The Nelda C. and H.J. Lutcher Stark Foundation of Orange, Texas, is a private foundation established in 1961 to encourage and assist education and to improve and enrich the quality of life for Southeast Texans. The foundation strives to achieve the intent of its founders through grants to organizations seeking to improve area health care and to local organizations with a focus on special community and social needs.

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Faculty, staff, students and the Denton community are invited to explore their creative potential through dance this fall at the Community Dance Center at TWU.

TWU’s Community Dance Center offers dance classes for all ages and abilities. Creative Movement and Creative Dance classes for ages 3 to 12 use movement ideas, imagery and music to explore space, rhythm, dynamics and energy. Pilates conditioning classes for teens and adults are designed to build strength and increase flexibility, coordination and range of motion. The Classical Pilates mat exercises as well as other dance toning techniques will be introduced.

Other types of classes offered include ballroom dancing, ballet, hip-hop jazz, Latin, West African and more.
The registration deadline is Friday, Sept. 3, with classes beginning Tuesday, Sept. 7. Some classes are offered for six-week sessions and others for 10 weeks. For more information, call 8-1-3408, or visit

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Please submit “People” items (faculty and staff only) to the office of marketing and communication by campus mail or by e-mail to Include first and last names (no initials, please) and appropriate titles (ie. Dr.)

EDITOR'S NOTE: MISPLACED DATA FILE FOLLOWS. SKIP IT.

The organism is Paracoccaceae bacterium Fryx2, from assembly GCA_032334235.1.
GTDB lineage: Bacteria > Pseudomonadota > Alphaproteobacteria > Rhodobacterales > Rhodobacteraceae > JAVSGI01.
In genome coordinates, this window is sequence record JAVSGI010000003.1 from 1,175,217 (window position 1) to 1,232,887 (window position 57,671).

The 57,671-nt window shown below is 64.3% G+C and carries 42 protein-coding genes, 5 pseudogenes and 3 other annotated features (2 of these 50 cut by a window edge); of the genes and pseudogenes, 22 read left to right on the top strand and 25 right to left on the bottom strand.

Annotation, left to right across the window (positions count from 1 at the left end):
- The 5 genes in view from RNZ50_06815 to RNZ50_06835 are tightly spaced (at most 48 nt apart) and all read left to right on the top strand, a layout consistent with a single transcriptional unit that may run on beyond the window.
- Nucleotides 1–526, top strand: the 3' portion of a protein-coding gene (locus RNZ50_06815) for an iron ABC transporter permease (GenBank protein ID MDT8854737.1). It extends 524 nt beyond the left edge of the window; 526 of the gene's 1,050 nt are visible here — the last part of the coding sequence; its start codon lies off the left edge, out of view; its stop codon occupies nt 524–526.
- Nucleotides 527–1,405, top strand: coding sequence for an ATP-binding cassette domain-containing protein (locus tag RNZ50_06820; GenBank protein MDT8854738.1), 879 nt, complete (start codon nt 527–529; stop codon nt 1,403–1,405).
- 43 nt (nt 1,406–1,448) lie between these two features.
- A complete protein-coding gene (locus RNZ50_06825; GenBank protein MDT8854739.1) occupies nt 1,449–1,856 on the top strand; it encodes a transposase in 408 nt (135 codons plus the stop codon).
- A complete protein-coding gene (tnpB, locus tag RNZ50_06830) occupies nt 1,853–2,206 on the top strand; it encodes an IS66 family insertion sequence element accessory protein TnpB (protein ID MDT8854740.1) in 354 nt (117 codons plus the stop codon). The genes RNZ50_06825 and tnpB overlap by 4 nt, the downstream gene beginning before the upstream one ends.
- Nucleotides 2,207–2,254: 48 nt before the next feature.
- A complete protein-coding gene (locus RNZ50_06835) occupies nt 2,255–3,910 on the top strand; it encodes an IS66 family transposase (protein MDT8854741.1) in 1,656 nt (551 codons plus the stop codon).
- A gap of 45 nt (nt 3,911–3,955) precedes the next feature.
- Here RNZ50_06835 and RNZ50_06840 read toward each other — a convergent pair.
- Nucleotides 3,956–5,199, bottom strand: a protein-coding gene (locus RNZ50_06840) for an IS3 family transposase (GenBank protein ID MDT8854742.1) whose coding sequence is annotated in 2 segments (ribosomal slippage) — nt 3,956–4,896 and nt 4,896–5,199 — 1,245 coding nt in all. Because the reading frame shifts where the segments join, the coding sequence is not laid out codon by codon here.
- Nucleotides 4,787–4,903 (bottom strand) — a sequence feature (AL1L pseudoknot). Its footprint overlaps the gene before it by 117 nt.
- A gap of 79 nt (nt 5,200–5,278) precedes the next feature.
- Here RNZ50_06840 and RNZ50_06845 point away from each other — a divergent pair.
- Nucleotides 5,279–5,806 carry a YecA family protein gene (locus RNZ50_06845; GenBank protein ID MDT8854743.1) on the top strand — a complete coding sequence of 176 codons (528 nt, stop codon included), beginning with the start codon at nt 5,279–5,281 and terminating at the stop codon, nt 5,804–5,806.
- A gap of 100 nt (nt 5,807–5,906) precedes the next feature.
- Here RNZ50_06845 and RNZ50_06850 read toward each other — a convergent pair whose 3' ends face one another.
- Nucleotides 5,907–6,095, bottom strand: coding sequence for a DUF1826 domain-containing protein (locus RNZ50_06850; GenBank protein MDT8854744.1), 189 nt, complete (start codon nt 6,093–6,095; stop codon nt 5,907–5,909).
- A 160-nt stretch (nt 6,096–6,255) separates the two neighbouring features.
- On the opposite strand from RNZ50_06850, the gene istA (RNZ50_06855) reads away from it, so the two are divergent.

Dr. Philip Yang (sociology) published an article titled “Who Chooses Nonpublic Schools for Their Children?” with Nihan Kayaardi (a Ph.D. student in sociology) in Educational Studies. With David Bugg (a doctoral student in sociology), Dr. Yang presented a paper titled "Trends in Women’s Gun Ownership, 1973-2002" at the 99th Annual Meeting of the American Sociological Association in San Francisco, August 2004.

Dr. Roberta Nutt (psychology) has been elected president-elect of the Society of Counseling Psychology of the American Psychological Association. She will become president in August 2005.

Dr. James Johnson (chemistry) attended the Reaction Mechanisms Conference VII at the University College Dublin, Ireland July 4-9 and presented a paper titled “Mechanism of the Reaction of Methoxide Ion with the Z and E Isomers of o-Methylbenzohydroximoyl Cyanide.” Former student Bing Yao was a coauthor on the paper. Dr. Johnson also coauthored a paper titled “Intramolecular Nucleophilic Substitution of the E and Z Isomers of O-(2-Hydroxyethyl)benzohydroximoyl Chloride and Bromide” presented by Jeffrey Rowe of La Trobe University, Australia.

Dr. Bill Cissell (health studies), who directs the Texas/Oklahoma AIDS Education and Training Center (AETC) for Parkland Health and Hospital System, announced a $1.3 million grant to fund the AETC was renewed for 2004-2005 by HIV/AIDS branch of Health Resources and Services Administration.

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THE NEXT TWO WEEKS AT TWU: Aug. 30-Sept. 12, 2004

Aug. 30

Mon., Aug. 20

Tue., Aug. 31

Fri., Sept. 3

Sat., Sept. 4

Sun., Sept. 5

Sept. 6-9

Wed., Sept. 8

Fri., Sept. 10

Sat., Sept. 11

Sun., Sept. 12